Afterwards, she keeps the existence of the original X-Men as X-Factor secret from the others, filtering only information and news showing X-Factor as an anti-mutant group. Later abducted by the Genoshans and taken to their island-nation, Madelyne is subjected to psychic torture intended to transform her into a docile slave of the state. Madelyne instinctively lashes out with her developing abilities, and thus causes the deaths of her torturers. In the recorded images of the psychic probe performed on Madelyne, a connection is made to the Phoenix Force, and her attire reflects again her eventual change into the Goblin Queen. Shortly after being rescued by the X-Men, Madelyne strikes a bargain with another demon, N'astirh, to find the Marauders and return her son to her. During this time, she and Alex become lovers.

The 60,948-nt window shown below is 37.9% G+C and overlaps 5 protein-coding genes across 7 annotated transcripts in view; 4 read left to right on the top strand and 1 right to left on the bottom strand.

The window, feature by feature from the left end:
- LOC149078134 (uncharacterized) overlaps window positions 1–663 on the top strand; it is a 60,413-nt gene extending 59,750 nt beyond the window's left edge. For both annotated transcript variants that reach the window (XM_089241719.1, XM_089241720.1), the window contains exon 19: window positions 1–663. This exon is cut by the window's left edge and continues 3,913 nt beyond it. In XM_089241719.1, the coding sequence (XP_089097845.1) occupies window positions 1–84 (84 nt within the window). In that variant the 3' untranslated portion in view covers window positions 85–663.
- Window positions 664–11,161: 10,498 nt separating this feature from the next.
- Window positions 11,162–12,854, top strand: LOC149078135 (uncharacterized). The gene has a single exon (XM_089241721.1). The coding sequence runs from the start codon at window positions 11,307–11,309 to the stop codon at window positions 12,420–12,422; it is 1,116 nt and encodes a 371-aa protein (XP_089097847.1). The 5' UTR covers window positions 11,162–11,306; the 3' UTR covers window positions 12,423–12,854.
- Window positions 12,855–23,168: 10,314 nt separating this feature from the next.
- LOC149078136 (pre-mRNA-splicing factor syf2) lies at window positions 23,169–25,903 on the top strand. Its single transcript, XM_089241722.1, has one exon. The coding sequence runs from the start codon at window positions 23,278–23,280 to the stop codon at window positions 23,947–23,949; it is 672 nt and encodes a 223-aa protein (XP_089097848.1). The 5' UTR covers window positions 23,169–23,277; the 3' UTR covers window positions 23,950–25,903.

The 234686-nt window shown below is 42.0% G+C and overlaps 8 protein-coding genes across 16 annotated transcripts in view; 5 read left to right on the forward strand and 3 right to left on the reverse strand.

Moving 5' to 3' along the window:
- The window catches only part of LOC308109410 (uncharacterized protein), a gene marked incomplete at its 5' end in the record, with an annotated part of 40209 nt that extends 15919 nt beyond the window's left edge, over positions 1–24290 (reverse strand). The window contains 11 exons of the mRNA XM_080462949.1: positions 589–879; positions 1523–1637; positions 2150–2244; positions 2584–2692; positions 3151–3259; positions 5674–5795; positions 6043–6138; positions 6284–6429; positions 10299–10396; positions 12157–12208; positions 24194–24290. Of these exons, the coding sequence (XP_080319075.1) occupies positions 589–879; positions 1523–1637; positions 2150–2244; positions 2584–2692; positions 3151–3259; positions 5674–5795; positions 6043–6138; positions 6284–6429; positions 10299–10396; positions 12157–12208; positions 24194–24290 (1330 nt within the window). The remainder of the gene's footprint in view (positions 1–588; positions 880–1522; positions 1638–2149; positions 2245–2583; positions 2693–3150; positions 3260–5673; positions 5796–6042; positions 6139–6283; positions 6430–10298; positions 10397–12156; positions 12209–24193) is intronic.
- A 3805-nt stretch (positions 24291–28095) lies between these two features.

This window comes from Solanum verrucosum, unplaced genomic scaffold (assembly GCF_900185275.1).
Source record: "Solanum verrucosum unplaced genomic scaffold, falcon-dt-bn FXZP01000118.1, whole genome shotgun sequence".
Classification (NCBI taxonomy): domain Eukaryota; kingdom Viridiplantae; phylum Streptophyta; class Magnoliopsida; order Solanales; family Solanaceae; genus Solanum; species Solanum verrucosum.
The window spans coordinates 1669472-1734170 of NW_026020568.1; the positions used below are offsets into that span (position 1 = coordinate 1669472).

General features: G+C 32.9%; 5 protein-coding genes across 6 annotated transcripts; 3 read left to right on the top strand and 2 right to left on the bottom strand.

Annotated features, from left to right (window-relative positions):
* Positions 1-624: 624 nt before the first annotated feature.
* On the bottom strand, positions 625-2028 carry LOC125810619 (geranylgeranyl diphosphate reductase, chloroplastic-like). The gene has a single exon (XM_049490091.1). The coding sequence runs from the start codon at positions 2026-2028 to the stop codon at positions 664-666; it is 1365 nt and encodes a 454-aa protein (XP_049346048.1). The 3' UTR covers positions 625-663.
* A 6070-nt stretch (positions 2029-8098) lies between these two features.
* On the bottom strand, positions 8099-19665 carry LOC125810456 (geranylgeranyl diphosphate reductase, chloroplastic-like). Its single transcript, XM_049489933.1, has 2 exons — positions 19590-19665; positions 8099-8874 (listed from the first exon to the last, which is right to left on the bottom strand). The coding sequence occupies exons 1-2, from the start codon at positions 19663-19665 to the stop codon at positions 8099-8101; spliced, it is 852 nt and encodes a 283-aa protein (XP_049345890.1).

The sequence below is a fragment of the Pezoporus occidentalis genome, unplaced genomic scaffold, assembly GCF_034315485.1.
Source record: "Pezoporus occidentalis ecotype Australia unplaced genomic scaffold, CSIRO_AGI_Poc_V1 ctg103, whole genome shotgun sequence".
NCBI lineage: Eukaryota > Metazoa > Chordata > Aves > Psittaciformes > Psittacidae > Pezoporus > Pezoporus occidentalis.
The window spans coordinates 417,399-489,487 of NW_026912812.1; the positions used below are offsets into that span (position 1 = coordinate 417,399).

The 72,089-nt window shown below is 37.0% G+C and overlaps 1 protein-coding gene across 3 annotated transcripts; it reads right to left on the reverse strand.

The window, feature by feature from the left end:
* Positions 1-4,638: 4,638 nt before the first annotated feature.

To keep his end of their bargain, N'astirh takes Madelyne to the orphanage in Nebraska where Scott had grown up, actually a front for Mr. Sinister's genetic laboratory. Sinister appears and tells Madelyne about her origins. When he learned about Jean Grey, he planned to eliminate her parents and take the girl to his orphanage. Fortunately for them, Charles Xavier had already approached them and started to work with the young girl. Sinister only managed to acquire a blood and tissue sample, from which he then created a clone of her. However, the clone had no life and failed to develop any mutant powers, so Sinister left the clone in her incubation tube as a failed experiment. When Phoenix took her own life, a part of the Phoenix Force entered and awakened the clone, giving her sentience. This renewed Sinister's interest in her. Sinister named her "Madelyne Pryor", and created a false background, implanted memories and a personality designed to attract Summers, and conceived a plan to use the clone to facilitate selective breeding between her and Scott. He then planted her with Scott's grandparents' company, thus ensuring the two would eventually meet. Jean Grey's return threatened to cause the truth about Madelyne to be uncovered if the two were to meet, so Sinister tasked his Marauders with killing Madelyne and bringing him Nathan, the fruit of his scheme.